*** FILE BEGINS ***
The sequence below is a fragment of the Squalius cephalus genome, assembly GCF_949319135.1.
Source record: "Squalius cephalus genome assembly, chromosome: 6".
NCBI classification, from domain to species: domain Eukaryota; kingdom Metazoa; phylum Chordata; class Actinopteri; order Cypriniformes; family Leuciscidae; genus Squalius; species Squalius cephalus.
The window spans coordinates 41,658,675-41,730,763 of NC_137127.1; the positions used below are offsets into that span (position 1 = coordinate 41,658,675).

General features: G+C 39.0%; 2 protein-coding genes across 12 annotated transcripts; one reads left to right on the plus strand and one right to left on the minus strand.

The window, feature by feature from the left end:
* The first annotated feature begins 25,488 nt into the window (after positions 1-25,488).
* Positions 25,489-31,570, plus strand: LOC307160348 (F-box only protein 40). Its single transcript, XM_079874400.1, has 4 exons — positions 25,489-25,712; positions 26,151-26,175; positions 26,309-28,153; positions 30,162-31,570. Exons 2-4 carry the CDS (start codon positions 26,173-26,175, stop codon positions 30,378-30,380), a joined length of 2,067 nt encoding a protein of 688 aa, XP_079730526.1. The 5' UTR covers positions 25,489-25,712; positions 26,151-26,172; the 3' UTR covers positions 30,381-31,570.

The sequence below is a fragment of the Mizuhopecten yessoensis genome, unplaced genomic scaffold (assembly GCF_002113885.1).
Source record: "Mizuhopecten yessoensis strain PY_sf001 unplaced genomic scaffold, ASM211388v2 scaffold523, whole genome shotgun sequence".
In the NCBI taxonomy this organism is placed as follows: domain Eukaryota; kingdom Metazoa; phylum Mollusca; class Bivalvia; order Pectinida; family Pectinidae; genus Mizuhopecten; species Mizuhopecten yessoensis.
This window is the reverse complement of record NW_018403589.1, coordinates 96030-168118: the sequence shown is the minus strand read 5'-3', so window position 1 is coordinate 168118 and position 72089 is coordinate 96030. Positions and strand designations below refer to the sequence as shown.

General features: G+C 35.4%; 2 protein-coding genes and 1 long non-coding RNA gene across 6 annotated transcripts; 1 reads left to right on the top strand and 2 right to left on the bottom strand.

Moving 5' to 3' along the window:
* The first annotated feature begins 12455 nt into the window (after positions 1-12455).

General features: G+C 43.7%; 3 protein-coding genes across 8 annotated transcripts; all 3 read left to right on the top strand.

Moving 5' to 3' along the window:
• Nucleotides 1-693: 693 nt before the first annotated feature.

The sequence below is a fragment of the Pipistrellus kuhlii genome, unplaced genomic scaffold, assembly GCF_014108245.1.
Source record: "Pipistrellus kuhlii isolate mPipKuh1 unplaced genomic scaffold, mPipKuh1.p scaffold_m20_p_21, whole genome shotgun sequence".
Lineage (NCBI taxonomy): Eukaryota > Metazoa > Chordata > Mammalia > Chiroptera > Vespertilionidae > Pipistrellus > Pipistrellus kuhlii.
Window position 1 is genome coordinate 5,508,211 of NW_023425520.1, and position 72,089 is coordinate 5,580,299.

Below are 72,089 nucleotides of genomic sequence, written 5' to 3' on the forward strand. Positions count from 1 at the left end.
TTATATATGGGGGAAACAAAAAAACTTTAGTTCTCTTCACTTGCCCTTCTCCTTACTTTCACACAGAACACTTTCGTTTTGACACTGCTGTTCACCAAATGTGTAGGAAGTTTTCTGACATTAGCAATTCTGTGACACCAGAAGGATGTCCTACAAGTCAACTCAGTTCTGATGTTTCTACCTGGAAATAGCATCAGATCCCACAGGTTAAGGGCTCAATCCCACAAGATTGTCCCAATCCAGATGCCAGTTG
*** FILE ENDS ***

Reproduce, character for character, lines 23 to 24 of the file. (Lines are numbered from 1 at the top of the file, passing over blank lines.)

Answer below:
Below are 72,089 nucleotides of genomic sequence, written 5' to 3' on the forward strand. Positions count from 1 at the left end.
TTATATATGGGGGAAACAAAAAAACTTTAGTTCTCTTCACTTGCCCTTCTCCTTACTTTCACACAGAACACTTTCGTTTTGACACTGCTGTTCACCAAATGTGTAGGAAGTTTTCTGACATTAGCAATTCTGTGACACCAGAAGGATGTCCTACAAGTCAACTCAGTTCTGATGTTTCTACCTGGAAATAGCATCAGATCCCACAGGTTAAGGGCTCAATCCCACAAGATTGTCCCAATCCAGATGCCAGTTG